Review: Northern Ballet presents Beauty and the Beast, The Edinburgh Festival Theatre

Northern Ballet's Beauty and the Beast
Northern Ballet's Beauty and the Beast
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Finally, a ballet with such a strong narrative flow that you don’t need to read the programme for an idea of who the random coterie of on-stage performers are. In the vernacular of ageing yellow billionaire Charles Montgomery Burns – Huzzah!


Yes, if you’re not familiar with Beauty and the Beast, you’ll still need some guidance but even for those people whose knowledge of the story extends only to the Disney musical, it’s no stretch to identify the characters on stage.

At the heart of this production is the singular, driving vision of choreographer, director and costume designer David Nixon.

Featuring music compiled from a number of different and very familiar classical sources, it’s hard to believe that this is a brand new show created by Nixon for Northern Ballet.

Currently incumbent as the company’s artistic director, Nixon has been given free reign to regale audiences with his version of the French fairytale and in doing so has created an instant classic. Much of the appeal of this production is its appreciation of visual form and delivery of plot. The curtain goes down only during the interval and at the finale, meaning that the effortlessly shifting scenes retain dramatic momentum and that themes and ideas bleed into each other. A white rose becomes a bed, a car becomes a home and wall hangings become packing crates.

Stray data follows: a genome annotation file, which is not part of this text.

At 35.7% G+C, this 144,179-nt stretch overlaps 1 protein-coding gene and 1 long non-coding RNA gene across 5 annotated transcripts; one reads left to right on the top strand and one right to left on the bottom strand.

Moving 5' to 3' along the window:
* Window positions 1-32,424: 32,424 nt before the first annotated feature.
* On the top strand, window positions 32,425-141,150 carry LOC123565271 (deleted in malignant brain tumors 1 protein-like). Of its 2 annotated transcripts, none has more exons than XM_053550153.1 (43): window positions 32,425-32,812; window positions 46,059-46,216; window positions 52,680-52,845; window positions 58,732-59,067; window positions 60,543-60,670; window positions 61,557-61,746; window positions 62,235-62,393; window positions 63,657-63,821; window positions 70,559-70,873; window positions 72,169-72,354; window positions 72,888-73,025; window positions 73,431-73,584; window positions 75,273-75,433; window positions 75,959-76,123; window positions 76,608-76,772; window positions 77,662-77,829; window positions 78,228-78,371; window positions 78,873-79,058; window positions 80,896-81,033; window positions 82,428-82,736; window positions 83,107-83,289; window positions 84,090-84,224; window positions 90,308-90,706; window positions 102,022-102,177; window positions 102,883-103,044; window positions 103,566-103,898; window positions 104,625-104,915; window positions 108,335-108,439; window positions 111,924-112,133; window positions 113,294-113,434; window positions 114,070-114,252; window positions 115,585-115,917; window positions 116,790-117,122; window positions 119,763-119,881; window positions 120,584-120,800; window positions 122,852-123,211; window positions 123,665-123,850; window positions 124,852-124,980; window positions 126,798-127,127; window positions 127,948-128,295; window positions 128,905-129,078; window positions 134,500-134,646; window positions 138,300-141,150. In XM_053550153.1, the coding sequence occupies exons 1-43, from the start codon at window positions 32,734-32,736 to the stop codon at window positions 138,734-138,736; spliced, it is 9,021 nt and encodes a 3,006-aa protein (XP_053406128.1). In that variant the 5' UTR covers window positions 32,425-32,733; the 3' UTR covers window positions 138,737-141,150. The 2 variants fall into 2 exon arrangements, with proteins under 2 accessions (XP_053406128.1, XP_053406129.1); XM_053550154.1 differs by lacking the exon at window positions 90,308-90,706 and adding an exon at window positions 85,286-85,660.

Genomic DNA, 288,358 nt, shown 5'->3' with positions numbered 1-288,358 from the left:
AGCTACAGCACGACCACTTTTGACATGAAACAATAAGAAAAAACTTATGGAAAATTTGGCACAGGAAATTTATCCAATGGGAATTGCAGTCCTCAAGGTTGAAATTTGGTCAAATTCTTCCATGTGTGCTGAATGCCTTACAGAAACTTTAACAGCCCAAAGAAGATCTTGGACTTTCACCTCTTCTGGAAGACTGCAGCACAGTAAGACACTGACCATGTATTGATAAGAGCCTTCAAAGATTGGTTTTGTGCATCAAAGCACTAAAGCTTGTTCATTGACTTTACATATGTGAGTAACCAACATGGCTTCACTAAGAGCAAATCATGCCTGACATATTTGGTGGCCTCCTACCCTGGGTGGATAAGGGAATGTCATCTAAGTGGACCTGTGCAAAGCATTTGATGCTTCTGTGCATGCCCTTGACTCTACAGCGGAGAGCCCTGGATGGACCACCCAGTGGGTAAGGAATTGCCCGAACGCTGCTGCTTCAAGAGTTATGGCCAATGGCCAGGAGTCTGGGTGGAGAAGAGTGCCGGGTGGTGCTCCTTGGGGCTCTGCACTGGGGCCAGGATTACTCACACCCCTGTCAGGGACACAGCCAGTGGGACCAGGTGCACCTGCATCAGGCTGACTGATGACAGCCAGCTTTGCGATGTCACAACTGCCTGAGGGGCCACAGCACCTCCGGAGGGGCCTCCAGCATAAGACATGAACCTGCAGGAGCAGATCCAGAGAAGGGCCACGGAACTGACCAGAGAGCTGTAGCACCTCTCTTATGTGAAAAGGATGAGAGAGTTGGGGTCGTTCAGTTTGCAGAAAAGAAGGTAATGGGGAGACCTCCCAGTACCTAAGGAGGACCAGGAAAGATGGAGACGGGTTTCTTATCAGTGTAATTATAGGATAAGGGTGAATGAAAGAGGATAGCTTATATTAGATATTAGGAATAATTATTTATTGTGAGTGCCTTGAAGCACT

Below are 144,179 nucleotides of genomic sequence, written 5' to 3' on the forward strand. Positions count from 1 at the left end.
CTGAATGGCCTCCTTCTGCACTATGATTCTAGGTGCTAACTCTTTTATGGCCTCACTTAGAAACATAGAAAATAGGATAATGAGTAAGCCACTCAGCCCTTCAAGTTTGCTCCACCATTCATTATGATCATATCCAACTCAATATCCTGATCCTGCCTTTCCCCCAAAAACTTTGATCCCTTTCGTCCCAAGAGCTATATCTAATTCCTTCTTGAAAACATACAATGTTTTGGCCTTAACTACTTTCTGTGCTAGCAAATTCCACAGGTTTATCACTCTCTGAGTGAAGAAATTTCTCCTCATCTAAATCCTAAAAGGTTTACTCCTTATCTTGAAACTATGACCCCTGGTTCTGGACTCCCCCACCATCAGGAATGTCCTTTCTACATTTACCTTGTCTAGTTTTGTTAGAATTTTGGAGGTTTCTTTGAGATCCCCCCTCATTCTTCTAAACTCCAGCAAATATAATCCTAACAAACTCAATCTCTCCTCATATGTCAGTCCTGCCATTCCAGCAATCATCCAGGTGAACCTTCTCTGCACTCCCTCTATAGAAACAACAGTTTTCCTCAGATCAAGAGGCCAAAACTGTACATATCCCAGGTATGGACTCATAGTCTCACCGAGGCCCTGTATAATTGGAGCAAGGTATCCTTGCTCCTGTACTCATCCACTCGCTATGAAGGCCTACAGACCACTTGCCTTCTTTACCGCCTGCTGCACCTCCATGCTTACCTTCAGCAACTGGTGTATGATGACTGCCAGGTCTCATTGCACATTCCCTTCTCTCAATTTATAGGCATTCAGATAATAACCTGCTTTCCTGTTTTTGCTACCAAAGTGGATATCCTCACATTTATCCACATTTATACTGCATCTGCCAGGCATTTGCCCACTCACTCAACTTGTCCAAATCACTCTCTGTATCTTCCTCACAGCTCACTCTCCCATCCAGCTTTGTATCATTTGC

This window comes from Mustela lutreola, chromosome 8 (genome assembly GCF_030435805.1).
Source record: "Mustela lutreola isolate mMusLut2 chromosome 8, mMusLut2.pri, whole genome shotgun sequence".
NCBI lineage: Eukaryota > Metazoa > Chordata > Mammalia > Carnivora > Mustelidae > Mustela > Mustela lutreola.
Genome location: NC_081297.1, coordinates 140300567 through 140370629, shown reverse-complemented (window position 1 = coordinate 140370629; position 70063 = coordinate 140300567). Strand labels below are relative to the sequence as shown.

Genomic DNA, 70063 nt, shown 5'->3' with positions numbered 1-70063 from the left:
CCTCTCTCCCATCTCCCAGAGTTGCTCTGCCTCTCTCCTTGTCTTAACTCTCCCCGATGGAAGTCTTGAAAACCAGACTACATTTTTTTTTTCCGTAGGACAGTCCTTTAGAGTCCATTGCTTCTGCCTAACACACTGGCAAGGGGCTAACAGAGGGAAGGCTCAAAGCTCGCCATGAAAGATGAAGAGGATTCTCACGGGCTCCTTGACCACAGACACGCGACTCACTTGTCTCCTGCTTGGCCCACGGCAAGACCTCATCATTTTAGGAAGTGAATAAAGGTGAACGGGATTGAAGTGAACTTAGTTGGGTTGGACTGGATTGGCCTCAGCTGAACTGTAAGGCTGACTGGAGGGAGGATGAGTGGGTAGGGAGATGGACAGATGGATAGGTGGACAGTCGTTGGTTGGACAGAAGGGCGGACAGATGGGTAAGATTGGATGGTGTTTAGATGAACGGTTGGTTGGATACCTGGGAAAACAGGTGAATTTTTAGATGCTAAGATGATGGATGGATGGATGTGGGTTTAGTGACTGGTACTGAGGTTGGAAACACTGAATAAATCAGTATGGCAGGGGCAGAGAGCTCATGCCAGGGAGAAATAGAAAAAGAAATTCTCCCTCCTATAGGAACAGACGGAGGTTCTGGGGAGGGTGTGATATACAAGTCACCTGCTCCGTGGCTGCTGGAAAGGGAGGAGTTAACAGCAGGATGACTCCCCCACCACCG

The dancers are clad in costumes that accentuate form and narrative, fairy La Fée Luminaire floats about the stage in much the same way that one might imagine that Rolls Royce’s hood ornament the Spirit of Ecstasy to do if she were real, the Beast is a roving mix of tortured Wolverine and giddy Mr Tumnus. Beauty, a beguilingly nimble Pippa Moore, retains her character’s modest, simple styling even when clad in finery. Nixon is at his best exploring the vanity and foolishness of his characters, Prince Orian and Beauty’s sisters are ripe for ridicule and their vapid entourages provides much comic relief.

Yet for all the sumptuous set changes and breadth of vision, the action is tightly managed. Nixon doesn’t indulge in art for art’s sake. Each act serves to further the story rather than dwell on physical artistry. An ideal starting place for ballet beginners.